With Morris’ help, the Nuggets have thrived this season, holding onto the best record in the West for a while before the Warriors got back to being the Warriors. Now Denver is sitting in the second spot in the conference, and you have to wonder where Thomas fits in this squad that already seems to fit together seamlessly. Every team can use more scoring, but if Thomas isn’t impacting the offense significantly when he returns, Nuggets head coach Mike Malone will have to closely consider his playing time because of IT’s defensive deficiencies and Morris’ excellent play.
There are a few ways Thomas can still have a positive impact on the team even if he doesn’t immediately have a large role upon his return. The Nuggets are a young team and, with the exception of Paul Millsap, have very little playoff experience. Anyone who watched Thomas play in the postseason with the Celtics knows he has incredible heart and can motivate his team. Denver is going to need that passion once the playoffs come around and the going gets tough. Another key aspect to keep an eye on is Thomas’ ability to get baskets when the game slows down. He was known as the King of the 4th for a reason, and you know IT wants to reclaim that status.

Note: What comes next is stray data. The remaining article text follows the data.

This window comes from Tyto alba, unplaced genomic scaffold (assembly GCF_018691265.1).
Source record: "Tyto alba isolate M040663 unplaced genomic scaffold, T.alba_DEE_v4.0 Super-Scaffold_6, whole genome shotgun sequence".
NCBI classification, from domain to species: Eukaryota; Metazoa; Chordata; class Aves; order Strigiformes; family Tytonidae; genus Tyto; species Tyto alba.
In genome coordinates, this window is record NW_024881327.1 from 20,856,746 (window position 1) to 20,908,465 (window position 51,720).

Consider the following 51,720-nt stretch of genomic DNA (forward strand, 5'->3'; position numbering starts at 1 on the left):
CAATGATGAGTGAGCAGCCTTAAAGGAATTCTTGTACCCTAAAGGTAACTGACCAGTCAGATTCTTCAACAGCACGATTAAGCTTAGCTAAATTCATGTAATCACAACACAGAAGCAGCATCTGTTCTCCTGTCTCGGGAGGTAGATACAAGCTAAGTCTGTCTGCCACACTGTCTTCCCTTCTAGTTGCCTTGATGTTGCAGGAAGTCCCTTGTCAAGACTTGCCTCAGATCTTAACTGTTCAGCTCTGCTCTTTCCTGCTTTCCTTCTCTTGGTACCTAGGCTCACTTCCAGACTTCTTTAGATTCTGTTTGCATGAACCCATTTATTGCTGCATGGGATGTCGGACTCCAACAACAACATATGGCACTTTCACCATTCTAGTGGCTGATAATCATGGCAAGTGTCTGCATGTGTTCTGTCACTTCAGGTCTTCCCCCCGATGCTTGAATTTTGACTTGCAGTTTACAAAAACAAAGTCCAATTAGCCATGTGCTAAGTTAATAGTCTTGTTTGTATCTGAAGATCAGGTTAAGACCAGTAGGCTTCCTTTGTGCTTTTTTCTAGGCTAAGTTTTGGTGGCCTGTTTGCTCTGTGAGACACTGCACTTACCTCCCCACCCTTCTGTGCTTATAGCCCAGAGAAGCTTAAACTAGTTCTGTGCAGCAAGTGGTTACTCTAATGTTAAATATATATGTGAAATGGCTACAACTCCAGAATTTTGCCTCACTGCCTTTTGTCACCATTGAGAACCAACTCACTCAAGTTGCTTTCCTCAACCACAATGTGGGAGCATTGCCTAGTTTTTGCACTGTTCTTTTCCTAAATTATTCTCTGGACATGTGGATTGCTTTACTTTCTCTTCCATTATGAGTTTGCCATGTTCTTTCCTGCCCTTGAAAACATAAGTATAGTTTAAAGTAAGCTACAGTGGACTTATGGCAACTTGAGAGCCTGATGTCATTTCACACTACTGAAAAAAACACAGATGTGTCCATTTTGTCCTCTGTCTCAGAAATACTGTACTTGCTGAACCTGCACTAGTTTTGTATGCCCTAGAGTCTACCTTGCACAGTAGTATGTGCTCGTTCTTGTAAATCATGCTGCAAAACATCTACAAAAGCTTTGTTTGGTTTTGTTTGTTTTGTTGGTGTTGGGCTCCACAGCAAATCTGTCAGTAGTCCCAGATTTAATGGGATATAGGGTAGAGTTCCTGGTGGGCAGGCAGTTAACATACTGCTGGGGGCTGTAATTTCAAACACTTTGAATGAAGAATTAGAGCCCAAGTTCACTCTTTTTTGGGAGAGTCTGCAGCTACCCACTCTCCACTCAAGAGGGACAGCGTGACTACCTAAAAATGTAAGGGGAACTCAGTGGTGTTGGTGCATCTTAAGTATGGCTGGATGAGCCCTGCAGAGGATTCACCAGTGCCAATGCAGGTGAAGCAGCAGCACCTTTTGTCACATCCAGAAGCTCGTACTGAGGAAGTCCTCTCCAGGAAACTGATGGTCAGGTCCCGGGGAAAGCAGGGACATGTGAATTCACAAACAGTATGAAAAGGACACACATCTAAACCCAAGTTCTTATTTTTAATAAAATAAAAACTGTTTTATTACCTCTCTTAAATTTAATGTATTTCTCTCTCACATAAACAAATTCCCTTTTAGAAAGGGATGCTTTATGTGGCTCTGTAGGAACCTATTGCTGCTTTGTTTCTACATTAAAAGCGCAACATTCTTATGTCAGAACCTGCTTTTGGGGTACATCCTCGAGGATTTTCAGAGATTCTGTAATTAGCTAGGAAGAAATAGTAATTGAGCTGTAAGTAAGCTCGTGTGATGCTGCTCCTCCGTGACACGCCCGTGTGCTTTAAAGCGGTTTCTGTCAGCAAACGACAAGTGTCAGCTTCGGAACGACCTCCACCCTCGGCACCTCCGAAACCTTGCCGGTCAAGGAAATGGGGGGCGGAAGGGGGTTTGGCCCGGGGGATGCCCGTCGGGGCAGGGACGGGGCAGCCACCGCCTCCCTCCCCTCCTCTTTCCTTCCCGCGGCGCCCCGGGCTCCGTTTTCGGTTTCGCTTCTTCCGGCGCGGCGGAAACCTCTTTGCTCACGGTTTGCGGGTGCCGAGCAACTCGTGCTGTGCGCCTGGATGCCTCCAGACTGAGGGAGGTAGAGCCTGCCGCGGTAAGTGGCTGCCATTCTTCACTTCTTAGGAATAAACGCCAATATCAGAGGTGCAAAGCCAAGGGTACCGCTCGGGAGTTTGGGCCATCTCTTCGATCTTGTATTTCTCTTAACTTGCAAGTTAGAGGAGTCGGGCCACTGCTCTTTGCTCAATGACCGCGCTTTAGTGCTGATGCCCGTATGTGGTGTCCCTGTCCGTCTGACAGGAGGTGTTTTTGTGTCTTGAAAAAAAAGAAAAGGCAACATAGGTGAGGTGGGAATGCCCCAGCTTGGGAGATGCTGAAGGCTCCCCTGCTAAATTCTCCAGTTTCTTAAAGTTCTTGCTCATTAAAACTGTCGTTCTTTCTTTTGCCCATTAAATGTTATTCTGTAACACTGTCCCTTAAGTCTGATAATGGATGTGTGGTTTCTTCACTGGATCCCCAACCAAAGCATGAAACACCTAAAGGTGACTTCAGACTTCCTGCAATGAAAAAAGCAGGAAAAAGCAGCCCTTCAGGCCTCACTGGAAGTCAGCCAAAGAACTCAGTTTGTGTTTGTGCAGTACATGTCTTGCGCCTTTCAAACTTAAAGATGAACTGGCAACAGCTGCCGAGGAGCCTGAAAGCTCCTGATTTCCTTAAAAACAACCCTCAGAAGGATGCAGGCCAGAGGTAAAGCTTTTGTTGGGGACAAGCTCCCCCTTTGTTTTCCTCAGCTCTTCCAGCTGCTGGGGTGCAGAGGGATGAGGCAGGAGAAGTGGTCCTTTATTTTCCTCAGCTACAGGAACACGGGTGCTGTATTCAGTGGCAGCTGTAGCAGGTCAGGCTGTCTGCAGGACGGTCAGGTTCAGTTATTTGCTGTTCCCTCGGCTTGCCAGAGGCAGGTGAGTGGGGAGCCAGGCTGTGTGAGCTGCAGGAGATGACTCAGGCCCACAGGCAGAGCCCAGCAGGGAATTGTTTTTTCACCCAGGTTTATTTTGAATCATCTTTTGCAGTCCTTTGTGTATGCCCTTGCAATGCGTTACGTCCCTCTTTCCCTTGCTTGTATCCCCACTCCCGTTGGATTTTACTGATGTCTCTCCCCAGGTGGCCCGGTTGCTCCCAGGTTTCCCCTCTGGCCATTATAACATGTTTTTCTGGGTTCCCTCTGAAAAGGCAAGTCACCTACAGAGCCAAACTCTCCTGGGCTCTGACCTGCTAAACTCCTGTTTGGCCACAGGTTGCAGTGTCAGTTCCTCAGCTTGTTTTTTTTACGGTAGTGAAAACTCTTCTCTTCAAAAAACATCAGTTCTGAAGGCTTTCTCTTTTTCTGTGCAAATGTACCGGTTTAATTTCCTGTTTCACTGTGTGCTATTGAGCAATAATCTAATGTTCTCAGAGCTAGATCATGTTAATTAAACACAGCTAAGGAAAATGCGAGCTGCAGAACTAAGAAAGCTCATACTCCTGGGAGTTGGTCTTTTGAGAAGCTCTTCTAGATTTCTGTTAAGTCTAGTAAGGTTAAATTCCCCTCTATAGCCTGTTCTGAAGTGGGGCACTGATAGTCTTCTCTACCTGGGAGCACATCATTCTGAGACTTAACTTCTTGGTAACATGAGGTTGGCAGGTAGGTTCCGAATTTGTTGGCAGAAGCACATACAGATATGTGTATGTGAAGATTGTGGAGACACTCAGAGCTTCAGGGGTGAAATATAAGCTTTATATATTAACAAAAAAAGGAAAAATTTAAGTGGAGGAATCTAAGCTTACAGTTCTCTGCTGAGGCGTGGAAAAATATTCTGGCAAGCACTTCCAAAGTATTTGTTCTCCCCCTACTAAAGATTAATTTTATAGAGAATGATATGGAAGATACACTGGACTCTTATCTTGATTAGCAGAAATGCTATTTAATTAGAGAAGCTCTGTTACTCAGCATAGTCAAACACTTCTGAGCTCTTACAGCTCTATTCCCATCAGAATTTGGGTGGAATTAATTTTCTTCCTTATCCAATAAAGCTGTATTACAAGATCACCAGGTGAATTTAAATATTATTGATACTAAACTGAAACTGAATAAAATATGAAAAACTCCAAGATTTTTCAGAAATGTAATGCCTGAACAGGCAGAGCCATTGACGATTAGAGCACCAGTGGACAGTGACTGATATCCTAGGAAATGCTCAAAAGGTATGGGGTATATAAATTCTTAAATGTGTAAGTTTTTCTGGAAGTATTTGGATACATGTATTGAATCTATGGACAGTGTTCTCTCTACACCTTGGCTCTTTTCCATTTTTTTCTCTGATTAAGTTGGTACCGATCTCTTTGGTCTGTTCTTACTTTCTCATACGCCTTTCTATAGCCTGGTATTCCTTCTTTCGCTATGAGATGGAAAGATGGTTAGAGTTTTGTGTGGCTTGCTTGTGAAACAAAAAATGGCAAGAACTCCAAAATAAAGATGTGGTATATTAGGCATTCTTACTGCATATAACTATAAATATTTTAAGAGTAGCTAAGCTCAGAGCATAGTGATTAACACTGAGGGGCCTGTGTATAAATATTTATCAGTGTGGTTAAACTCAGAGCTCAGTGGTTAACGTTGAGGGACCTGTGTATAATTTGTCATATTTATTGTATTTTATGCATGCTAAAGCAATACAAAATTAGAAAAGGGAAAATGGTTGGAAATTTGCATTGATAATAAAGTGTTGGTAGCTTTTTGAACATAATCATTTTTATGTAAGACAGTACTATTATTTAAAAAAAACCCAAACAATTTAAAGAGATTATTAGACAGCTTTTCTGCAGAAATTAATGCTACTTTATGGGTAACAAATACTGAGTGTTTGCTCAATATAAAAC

With Thomas’ return date theoretically getting closer, the Nuggets will soon have to deal with integrating him onto the court. It would be amazing if Thomas came back completely healthy and fit in perfectly with what Denver is already rolling out. However this is far from a perfect world, and the Nugget’s just have to hope that IT is ready to contribute when his abilities are needed the most come playoff time. It’s been quite a roller coaster ride for Thomas since he entered the league, maybe we’ll get to see it go up again by the time this season comes to a close.
(All stats from basketball-reference.com, through Feb. 11)